He was presumably hoping that this brush with the law would serve as  session to the man, effectively warning him that if he hurt Elizabeth again in the meantime he would face the full force of the law. Sadly, I doubt this would have had much, if any affect on someone who was prepared to slash his wife with such casual cruelty.

[from The Morning Chronicle, Monday, November 5, 1855]

Since it is November 5th, ‘bonfire night’, you might enjoy this blog post I wrote for our ‘Historians at Northampton’ blog site which looks at the BBC drama series about the Gunpowder Plot.

Recently acquired wealth attracts the wrong sort of customers to a Bermondsey pub

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Bermondsey in a contemporary map (Map of London, by W=Edward Weller, 1868)

This blog has discussed the Australian gold rush in previous post (see One drink led to another… for an example) and despite the distance it seems many people were prepared to make the long journey in the hope of seeking a fortune in mineral wealth. Frederick Palmer was one such man and in September 1856 he was recently returned from ‘the gold diggings’ to his pub in Bermondsey, south London.

Palmer’s wealth was in the form of a £102 exchequer bill and a £20 bank of England note. This was a considerable  amount of money, – £140 in 1852 is equivalent to about £8,000 today. On the 3rd September Mrs Palmer ran the establishment, the Bricklayers Arms at number 11 Webb Street* while her husband was out an about on other business.

At around 1 or 1.30 that day two men entered the pub and drew Mrs Palmer’s attention. Both were well-dressed and to her eyes had the look of members of the ‘swell-mob’, a contemporary descriptor for ‘professional’ criminals that liked to flaunt their relative wealth through a conscious display of fashion.

Having drunk some ale one of the pair approached the landlady and asked if they might use the private ‘club room’ upstairs to ‘contract some business’. Before she let them upstairs Mrs Palmer made sure she had secured the valuable paper money her husband had left in her care inside a locked drawer in the bedroom. She also locked the bedroom door just in case.

Having taken the two men more beer upstairs Mrs Palmer’s brother (a Mr Willis) was surprised to see the pair return to the saloon and quickly leave the premises within fifteen minutes. Suspecting foul play he immediately told his sister to run and check that all was as it should be upstairs. It wasn’t and she was soon back downstairs declaring that the bedroom door had been forced and all her drawers turned out – not surprisingly the cheque and £20 note were missing. Good news travels fast and I wonder if the Palmers’ sudden acquisition of wealth had attracted some unwelcome local attention.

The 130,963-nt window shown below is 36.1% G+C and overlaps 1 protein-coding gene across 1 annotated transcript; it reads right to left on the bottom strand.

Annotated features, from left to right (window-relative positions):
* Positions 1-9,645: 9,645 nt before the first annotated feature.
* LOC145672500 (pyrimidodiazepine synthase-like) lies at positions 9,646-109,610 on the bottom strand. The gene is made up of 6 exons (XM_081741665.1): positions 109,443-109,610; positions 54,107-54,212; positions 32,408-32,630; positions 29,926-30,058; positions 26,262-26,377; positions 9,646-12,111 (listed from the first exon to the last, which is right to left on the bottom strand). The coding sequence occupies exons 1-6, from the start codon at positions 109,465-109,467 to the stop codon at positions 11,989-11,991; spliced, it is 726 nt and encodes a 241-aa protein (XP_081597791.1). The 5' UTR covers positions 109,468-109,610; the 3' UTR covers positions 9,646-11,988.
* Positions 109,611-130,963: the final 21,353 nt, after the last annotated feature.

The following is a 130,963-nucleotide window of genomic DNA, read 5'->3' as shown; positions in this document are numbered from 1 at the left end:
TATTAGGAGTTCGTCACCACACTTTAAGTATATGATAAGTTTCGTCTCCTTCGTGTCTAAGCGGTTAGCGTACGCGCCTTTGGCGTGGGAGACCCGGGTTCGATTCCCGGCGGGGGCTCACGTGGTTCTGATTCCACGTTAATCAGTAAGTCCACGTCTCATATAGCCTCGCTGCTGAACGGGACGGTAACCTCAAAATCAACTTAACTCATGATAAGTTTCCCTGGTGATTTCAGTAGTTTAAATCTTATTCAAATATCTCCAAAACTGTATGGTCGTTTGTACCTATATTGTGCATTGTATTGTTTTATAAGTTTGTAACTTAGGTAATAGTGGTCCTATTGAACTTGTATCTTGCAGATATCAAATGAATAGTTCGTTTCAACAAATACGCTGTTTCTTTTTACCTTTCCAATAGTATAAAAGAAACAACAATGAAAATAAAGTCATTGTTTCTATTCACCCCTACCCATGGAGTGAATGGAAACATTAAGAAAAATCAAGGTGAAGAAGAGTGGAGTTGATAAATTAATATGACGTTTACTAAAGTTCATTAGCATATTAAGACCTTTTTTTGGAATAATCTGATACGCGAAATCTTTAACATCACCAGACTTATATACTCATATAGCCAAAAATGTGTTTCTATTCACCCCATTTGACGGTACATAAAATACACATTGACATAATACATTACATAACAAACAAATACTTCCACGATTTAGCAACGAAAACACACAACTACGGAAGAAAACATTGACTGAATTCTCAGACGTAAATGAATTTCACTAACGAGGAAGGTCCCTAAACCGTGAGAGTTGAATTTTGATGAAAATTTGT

Willis rushed off in pursuit of the men and soon overpowered one of them, William Granger, in Bermondsey Street. The other man escaped but the police were looking for him. Appearing in Southwark Police Court three weeks later they had still not managed to catch the other suspect, nor had the police succeeded in finding the missing money. However, PC 155M told the presiding justice (Mr Coombe) that if Granger were to be again remanded if was confident that their enquiries would eventually bear fruit. He added that Granger was ‘well known as connected to with a gang of the swell mob who had recently plundered taverns and public houses all over the kingdom’. Presented with this ‘evidence’ Mr Coombe was quite happy to grant the request for a remand.

Whether the money or the other man was found is not clear. Granger was remanded until the following Tuesday (23 September) when three cases were reported (a ‘smoke nuisance’, a case of juvenile theft, and the robbery of ‘an old countryman’) but there was no mention of Granger. As with so many of the people mentioned in the police court reports William Granger disappears.

[from The Morning Chronicle, Thursday, September 18, 1856]

*on the corner with Tower Bridge Road – the pub is no longer there.

Beware the green-eyed monster

 

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Violence between women was not prosecuted as frequently as that between men, but we shouldn’t think it was a rare event. Lambeth Police Court just such a serious case of violent assault involving both a female assailant and a female victim in early September 1855.